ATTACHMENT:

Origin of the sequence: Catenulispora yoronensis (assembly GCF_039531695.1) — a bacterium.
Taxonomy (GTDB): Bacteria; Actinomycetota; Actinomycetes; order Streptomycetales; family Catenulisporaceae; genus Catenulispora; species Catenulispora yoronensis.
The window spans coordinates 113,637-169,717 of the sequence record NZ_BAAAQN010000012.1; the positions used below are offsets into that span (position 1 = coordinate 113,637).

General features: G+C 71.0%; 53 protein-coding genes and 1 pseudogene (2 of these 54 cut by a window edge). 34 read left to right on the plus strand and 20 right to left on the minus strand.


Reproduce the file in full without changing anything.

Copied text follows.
Origin of the sequence: Catenulispora yoronensis (assembly GCF_039531695.1) — a bacterium.
Taxonomy (GTDB): Bacteria; Actinomycetota; Actinomycetes; order Streptomycetales; family Catenulisporaceae; genus Catenulispora; species Catenulispora yoronensis.
The window spans coordinates 113,637-169,717 of the sequence record NZ_BAAAQN010000012.1; the positions used below are offsets into that span (position 1 = coordinate 113,637).

General features: G+C 71.0%; 53 protein-coding genes and 1 pseudogene (2 of these 54 cut by a window edge). 34 read left to right on the plus strand and 20 right to left on the minus strand.